China Begins Sea Trials for First Homemade Aircraft Carrier

China's sole aircraft carrier, the Liaoning, is expected to take part in the live fire drills due to take place in the Taiwan Strait

China’s first domestically produced aircraft carrier, which has not been given an official name yet, began sea trials on Sunday morning.

The new ship is seen as a development platform that will give China the expertise to develop even more advanced carriers that can compete with the U.S. Navy and bring China closer to its goal of developing a world-class blue-water navy.

China’s existing aircraft carrier, the Liaoning, is a refurbished Soviet ship from the 1990s that went into service as a training platform for the Chinese navy in 2012. The Liaoning was declared combat-ready in 2016 and has recently taken part in high-profile naval drills intended to demonstrate China’s force-projection capabilities and intimidate adversaries such as Taiwan.

Both the Liaoning and the new carrier are much smaller and less sophisticated than the latest generation of American carriers, but research conducted on the Liaoning is said to have resulted in great technological improvements on the new ship, and a third carrier is rumored to be under construction in Shanghai that will be considerably larger than China’s first two ships and closer to U.S. capabilities.

The Liaoning can carry 24 aircraft, the new ship can handle 30 to 36, and the third carrier will be able to carry 40 or more. U.S. carriers usually sail with over 60 planes and can carry over 90 if necessary. The second Chinese carrier still employs the “ski slope” approach to launching planes, a ramp tilted upward on the bow of the ship, while the third will reportedly have electromagnetic catapults comparable to American technology. Using catapults allows carriers to launch a wider variety of aircraft with heavier loads of fuel and munitions.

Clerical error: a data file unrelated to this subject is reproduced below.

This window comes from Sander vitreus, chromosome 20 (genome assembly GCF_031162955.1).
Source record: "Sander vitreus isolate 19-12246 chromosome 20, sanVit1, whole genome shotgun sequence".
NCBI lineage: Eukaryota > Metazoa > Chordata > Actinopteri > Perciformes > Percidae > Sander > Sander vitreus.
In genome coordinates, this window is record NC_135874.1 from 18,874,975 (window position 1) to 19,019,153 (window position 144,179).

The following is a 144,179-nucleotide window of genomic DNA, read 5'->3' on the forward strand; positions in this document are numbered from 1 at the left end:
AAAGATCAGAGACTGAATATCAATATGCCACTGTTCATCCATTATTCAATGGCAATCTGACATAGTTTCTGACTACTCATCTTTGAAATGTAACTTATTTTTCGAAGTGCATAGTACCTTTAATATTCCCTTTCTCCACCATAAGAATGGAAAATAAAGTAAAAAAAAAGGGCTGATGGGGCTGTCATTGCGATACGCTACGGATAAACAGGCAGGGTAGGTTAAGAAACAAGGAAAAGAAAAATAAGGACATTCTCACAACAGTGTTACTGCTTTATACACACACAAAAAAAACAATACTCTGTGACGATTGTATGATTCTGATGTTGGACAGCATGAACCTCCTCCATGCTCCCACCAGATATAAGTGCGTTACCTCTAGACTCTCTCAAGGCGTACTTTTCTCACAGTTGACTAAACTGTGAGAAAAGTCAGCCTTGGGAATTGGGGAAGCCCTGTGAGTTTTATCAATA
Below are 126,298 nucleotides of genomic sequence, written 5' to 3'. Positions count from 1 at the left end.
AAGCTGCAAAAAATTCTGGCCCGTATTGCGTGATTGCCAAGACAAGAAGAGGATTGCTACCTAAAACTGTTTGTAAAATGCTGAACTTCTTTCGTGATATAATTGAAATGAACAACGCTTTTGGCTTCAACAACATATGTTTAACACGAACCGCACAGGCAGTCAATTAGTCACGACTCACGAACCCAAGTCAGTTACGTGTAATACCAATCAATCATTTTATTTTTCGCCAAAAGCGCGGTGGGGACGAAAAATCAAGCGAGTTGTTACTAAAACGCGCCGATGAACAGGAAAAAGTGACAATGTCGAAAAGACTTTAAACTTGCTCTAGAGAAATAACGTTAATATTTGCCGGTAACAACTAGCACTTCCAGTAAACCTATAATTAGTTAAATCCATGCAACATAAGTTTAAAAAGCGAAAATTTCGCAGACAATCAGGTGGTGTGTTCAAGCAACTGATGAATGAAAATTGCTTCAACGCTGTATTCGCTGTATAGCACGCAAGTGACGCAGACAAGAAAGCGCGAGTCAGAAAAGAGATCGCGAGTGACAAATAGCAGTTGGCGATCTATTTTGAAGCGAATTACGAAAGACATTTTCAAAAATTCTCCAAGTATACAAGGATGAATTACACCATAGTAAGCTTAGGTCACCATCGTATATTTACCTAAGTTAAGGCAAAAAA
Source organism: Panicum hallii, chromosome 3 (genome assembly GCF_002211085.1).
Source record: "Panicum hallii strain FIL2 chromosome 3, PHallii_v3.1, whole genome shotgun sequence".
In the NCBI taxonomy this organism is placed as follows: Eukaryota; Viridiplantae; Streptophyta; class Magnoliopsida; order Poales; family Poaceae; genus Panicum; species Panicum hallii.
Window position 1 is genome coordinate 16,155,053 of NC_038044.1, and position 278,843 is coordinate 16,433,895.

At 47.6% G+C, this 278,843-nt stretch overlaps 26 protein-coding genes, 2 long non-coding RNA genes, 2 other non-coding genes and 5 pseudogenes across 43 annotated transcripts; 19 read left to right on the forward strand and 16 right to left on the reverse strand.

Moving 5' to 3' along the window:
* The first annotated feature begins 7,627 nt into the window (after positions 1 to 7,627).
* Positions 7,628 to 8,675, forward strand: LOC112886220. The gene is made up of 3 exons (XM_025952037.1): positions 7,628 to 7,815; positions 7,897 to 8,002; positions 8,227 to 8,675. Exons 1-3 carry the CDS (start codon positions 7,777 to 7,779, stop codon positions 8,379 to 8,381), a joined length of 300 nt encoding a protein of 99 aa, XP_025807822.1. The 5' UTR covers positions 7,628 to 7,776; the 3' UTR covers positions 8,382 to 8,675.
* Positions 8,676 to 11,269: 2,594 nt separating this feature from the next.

Each new Chinese carrier also boasts improved sensory equipment, air defenses, and crew support facilities that will allow the ships to operate at sea for longer. China’s carriers are not yet nuclear-powered like American carriers.

The South China Morning Post quotes China Shipbuilding Industry Corporation Chairman Hu Wenming stating that 70 percent of the companies involved in building the second carrier were civilian corporations.

“We have already developed a team of experts in the research, design, and construction [of aircraft carriers], and their average age is just 36. In the future, if the country wants to develop any type of aircraft carrier, we have the capability to do it,” said Hu.

“Even though there’s a gap now between the new aircraft carrier and the most advanced one in the world, China will speed up on shipbuilding and narrow the gap … we will build a large carrier in the future,” Beijing-based naval expert Li Jie told the SCMP.

Sea trials for the new Chinese carrier are expected to last about a year, with an eye toward making the ship combat-ready by 2020. Aircraft carriers are extraordinarily complex vessels, so their sea trials often reveal serious problems that can substantially delay full deployment. Chinese officials said the first order of business for the new carrier will be testing its propulsion and power systems.

“The U.S. Navy and the capability for the U.S. Navy will still be superior to the Chinese Navy in 10 years, but the size of the Chinese fleet will be larger and they’ll have closed the gap in technology and training,” political science professor Robert Ross of Boston College told CNN on Sunday.

“If you look at China’s acquisitions of facilities in the Indian Ocean and in Eastern Africa, they’re quickly developing the capability to maintain a naval presence in distant waters,” he added.